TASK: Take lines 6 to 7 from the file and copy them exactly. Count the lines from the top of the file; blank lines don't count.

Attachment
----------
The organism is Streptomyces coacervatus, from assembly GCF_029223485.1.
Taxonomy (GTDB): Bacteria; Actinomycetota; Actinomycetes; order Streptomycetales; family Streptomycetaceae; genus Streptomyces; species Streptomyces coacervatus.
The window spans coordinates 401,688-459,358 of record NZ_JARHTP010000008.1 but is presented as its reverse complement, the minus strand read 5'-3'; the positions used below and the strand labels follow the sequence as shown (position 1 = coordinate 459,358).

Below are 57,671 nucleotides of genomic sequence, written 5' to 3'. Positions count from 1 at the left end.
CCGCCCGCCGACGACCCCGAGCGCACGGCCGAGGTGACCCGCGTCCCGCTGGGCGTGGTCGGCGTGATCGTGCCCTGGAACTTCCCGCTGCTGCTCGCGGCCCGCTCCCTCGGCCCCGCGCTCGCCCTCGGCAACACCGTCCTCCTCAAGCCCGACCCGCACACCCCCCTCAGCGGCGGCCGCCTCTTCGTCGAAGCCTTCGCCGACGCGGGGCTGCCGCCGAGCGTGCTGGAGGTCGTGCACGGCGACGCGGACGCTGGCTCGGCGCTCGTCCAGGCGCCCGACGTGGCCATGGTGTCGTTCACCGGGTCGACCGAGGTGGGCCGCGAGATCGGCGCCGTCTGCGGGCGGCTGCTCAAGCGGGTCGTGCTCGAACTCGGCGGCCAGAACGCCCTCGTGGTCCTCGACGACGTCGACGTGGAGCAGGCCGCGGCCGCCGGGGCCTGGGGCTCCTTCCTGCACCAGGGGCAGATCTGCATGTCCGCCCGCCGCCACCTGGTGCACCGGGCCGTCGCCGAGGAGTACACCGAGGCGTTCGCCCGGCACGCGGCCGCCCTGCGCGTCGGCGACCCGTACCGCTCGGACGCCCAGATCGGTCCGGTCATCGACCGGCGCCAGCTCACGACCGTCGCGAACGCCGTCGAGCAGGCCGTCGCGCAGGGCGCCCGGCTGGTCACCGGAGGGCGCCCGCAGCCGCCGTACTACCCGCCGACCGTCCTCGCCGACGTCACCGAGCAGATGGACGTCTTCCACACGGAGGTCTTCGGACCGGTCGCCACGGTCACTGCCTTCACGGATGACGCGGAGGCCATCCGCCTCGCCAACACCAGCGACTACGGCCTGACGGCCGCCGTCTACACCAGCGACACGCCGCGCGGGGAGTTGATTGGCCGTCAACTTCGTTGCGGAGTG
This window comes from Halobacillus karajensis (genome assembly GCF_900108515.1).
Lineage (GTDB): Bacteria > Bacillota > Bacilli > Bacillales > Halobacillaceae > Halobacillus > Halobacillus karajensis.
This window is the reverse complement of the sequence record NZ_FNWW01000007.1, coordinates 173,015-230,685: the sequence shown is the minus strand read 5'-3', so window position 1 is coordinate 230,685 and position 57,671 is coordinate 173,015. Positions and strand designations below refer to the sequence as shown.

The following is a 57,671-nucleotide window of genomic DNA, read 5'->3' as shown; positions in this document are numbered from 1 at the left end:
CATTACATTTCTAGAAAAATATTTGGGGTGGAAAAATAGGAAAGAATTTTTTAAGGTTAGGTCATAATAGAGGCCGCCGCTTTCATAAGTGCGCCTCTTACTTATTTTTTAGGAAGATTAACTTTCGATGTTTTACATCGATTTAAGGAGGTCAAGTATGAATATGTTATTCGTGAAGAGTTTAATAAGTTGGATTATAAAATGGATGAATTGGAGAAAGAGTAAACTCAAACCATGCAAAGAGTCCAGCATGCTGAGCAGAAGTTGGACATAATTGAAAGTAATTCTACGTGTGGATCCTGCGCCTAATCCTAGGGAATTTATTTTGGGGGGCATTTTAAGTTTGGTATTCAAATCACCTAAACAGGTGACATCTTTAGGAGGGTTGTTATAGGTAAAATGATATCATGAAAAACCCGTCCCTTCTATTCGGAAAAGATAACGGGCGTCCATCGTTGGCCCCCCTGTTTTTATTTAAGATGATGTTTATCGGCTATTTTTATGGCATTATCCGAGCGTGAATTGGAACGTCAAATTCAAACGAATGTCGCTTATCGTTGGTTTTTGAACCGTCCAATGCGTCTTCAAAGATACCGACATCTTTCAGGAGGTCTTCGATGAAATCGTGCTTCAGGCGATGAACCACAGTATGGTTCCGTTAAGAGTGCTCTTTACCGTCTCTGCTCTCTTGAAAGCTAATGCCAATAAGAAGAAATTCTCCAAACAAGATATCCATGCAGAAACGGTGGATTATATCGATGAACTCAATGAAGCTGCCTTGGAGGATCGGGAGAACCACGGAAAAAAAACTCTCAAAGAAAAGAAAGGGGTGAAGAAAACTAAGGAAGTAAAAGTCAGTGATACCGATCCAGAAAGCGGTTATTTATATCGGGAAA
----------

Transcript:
This window comes from Halobacillus karajensis (genome assembly GCF_900108515.1).
Lineage (GTDB): Bacteria > Bacillota > Bacilli > Bacillales > Halobacillaceae > Halobacillus > Halobacillus karajensis.